Although major, all-consuming fires in tower blocks like Grenfell are extremely rare, insurance premiums have been raised to as much as five times their previous level. This is pure exploitation. It cannot be that external fires in blocks of flats have increased five fold since the Grenfell disaster in June 2017. Premiums for building insurance per flat are now as much as £3,500 a year. To add to the scandal of these huge premium rises the excesses demanded are typically £250,000. This means that insurance payouts if a home were to be totally destroyed would be only a fraction of what could reasonably be expected.

What the government could do now about the insurance companies

At nil or negligible cost to the tax payer the government could bring in controls to

  • reduce the premiums unjustified by the actual risk

  • reduce the sums required as excesses

  • make buildings awaiting the remediation of unsafe cladding exempt from insurance tax


Who is responsible for the scandal of Britain’s unsafe flats?

Several organisations can be identified as responsible for the widespread use of potentially dangerous cladding and lack of fire safety within buildings.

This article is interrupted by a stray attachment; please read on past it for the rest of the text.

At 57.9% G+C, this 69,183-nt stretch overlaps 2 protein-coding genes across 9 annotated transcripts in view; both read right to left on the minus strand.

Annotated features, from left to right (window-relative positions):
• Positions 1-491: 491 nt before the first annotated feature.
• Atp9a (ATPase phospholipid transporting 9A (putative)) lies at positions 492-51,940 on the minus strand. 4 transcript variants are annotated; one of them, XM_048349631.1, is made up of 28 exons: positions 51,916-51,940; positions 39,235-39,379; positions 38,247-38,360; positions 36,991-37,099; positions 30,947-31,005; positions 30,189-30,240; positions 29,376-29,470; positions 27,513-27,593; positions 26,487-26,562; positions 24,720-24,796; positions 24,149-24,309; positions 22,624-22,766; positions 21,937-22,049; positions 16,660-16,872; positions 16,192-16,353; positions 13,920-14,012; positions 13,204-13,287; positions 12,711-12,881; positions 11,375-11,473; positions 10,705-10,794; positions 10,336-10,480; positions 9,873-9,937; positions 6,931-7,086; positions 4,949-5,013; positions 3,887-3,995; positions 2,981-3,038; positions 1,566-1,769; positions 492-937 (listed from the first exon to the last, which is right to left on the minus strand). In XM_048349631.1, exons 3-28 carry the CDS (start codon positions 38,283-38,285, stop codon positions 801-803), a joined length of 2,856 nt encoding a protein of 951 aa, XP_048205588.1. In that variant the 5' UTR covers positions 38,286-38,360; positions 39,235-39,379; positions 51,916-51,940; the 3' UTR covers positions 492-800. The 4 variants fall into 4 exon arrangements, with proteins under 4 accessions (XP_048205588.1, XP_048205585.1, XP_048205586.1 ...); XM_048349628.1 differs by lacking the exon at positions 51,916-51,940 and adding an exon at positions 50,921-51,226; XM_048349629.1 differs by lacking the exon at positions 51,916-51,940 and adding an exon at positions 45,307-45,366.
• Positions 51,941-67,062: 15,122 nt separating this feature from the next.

1. The manufacturers must have been aware of the characteristics of the material they were using in their product. They are morally responsible for selling a highly flammable product that was far worse than “not fit for purpose”.

  2. The inspecting organisation responsible for testing a product to be installed on thousands of buildings failed in their duty to properly test the product.

  3. Past governments, in placing the task of building materials inspection in private hands, including firms connected to the building trade, removed the independence which a government body would have had.

  4. Building firms which have failed to install legally required safety features.

  5. Building inspectors who failed to ensure that buildings met the required standards, and builders who “self certified” that their work complied with building regulations when it didn’t.

Who should pay the bill for replacing cladding which is highly combustible and making safe defectively built flats?